Detection of Bipolar Disorder

Mechanisms and Pathways

There were a number of excellent presentations at the APA Annual meeting which highlighted recent advances in the detection and management of bipolar disorder. Wayne Drevets, MD, National Institute of Mental Health, presented a summation of recent data on the pathophysiology of bipolar depression with the potential to enhance diagnostic accuracy and targeting of intervention strategies.[1] The subgenual prefrontal cortex has long been implicated in the pathophysiology of the mood disorders — especially bipolar disorder — with studies demonstrating reduced metabolic activity, decreased volume, and decreased cell counts.[2,3] Recent data have also implicated the glutamatergic system as a potential target in the pathophysiology of bipolar depression with the demonstration that glutamatergic drugs like lamotrigine[4] and riluzole[5] are efficacious in bipolar depression. The demonstration of decreased serotonin transporter binding in the brainstem raphe in depressed bipolar depressed subjects vs healthy controls[6] and decreased muscarinic binding in bipolar depressed subjects[7] suggests that these may be molecular targets for the future.

Husseini Manji, MD, National Institutes of Mental Health, spoke eloquently about recent insights into cellular mechanisms in the understanding of bipolar disorder.[8] He characterized bipolar disorder as an abnormality of cellular plasticity cascades and a disorder of synapses and circuits, which could explain the enormous comorbidity of other illness with bipolar disorder. A series of studies have shown that prototypical mood stabilizers like lithium and valproate specifically modulate intracellular signaling pathways like protein kinase C (PKC).[9] Recent demonstration of the antimanic effects of tamoxifen, a protein kinase C inhibitor, also raised hope for the development of novel drugs to treat bipolar disorder.[10,11] The demonstration of a rapid antidepressant effect with ketamine in patients with treatment-resistant depression demonstrated proof of concept for the development of novel, rapidly acting treatment strategies for bipolar disorder.[12] Another extremely promising area for the development of novel therapeutics is BCL-2, an important neurotrophic/ neuroprotective protein, which mediates synaptic plasticity and protects against free radicals, ischemia, glutamate, growth factor deprivation, and toxins.[13]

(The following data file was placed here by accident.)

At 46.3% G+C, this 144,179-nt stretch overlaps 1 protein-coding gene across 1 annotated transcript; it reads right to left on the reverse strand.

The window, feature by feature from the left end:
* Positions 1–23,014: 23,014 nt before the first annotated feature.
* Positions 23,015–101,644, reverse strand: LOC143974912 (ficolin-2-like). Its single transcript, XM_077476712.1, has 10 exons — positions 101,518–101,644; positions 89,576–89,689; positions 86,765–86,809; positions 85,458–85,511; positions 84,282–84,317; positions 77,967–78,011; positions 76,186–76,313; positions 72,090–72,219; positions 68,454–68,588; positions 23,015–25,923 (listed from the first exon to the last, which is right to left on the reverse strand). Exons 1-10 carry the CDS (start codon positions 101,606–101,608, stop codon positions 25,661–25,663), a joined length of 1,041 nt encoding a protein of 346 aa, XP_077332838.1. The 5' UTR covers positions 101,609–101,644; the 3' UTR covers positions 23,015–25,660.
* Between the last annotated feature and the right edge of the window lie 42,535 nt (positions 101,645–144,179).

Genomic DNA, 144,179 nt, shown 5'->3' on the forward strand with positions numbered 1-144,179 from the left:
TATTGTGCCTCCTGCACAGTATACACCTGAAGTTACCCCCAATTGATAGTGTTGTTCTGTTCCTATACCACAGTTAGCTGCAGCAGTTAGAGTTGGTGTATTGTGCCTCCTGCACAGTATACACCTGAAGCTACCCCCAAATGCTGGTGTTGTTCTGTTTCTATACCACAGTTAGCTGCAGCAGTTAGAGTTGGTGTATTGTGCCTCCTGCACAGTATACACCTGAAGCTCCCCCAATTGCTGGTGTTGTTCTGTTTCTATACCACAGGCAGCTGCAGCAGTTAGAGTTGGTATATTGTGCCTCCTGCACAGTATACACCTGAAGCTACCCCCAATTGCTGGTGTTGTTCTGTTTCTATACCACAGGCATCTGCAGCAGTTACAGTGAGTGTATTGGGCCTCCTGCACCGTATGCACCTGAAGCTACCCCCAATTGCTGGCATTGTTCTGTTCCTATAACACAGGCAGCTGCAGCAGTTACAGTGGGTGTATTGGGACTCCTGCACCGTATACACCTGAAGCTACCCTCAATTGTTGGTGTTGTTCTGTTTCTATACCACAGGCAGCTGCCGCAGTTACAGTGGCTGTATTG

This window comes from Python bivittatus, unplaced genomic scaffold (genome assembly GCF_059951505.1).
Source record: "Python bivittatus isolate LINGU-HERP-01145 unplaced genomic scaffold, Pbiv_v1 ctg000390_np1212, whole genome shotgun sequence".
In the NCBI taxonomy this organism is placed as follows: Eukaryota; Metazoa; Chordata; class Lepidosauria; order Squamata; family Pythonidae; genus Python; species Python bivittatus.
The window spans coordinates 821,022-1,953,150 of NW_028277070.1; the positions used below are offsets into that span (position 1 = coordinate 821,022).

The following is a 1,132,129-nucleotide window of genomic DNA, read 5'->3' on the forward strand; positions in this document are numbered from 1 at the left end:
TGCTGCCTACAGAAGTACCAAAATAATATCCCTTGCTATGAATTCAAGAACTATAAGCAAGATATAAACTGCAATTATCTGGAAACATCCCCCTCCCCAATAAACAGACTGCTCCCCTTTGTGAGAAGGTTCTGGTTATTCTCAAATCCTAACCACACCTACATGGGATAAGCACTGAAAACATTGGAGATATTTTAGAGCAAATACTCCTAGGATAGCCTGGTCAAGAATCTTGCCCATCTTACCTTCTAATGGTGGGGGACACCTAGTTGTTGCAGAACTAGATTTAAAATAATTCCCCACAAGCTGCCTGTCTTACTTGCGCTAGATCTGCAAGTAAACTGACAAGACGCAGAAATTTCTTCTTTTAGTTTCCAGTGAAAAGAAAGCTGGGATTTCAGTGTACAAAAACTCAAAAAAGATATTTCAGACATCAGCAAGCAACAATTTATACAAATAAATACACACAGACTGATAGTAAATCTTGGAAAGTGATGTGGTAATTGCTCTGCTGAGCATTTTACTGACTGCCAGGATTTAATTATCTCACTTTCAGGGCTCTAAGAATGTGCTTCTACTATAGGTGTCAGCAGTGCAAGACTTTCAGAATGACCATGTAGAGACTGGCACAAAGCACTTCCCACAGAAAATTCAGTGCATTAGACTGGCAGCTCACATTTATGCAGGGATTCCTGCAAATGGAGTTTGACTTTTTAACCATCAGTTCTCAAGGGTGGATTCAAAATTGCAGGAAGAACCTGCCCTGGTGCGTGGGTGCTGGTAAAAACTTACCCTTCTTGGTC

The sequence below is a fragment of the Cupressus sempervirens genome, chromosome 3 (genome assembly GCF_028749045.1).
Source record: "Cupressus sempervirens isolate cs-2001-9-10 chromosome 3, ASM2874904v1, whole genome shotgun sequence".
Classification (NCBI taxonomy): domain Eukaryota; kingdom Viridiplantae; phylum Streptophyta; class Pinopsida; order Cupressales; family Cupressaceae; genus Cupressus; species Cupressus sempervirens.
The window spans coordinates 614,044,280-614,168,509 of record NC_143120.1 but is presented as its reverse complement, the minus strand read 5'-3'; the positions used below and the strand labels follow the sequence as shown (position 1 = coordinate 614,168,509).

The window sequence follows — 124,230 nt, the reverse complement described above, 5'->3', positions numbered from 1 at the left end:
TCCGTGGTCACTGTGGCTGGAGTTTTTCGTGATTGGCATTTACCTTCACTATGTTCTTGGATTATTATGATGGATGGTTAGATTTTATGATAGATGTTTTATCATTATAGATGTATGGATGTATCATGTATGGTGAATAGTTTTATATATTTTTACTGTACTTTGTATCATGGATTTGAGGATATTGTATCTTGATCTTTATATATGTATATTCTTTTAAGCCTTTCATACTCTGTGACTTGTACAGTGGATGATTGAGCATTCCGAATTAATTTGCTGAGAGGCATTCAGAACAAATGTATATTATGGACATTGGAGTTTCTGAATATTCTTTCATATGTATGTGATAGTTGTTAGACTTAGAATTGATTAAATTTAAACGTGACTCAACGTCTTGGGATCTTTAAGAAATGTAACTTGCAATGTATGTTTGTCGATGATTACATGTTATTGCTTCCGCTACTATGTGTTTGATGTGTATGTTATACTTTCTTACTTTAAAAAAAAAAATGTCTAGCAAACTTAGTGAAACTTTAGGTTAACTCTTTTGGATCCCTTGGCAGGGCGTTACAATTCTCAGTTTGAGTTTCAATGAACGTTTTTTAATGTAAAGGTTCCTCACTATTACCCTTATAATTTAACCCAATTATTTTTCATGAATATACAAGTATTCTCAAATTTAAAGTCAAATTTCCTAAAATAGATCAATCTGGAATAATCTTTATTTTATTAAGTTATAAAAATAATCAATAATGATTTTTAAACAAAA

Clinical Instruments

In an industry-supported symposium, Gary Sachs, MD, Massachusetts General Hospital, spoke of the problem of diagnostic error and practical strategies for reducing error and described the use of systematic evaluation and collateral sources to obtain an index of diagnostic confidence.[14] There is an urgent need to search for a history of mania/hypomania in patients with mood disorders. The conceptualization of a “bipolarity index” was useful in clinical practice with an emphasis on the 5 cardinal parameters: age of onset, course of illness, response to treatments, family history, and current signs and symptoms.[15] Unpublished data from the STEP-BD program suggested that the use of the bipolarity index could aid clinical judgment The need for the use of the index was suggested when there were elements of lack of clarity regarding the diagnosis. In combination with an uncertain clinical picture, a score of greater than 65 on the bipolarity index should aid clarity of diagnosis, while a score less than 65 in conjunction with an unclear clinical picture suggests proceeding with caution.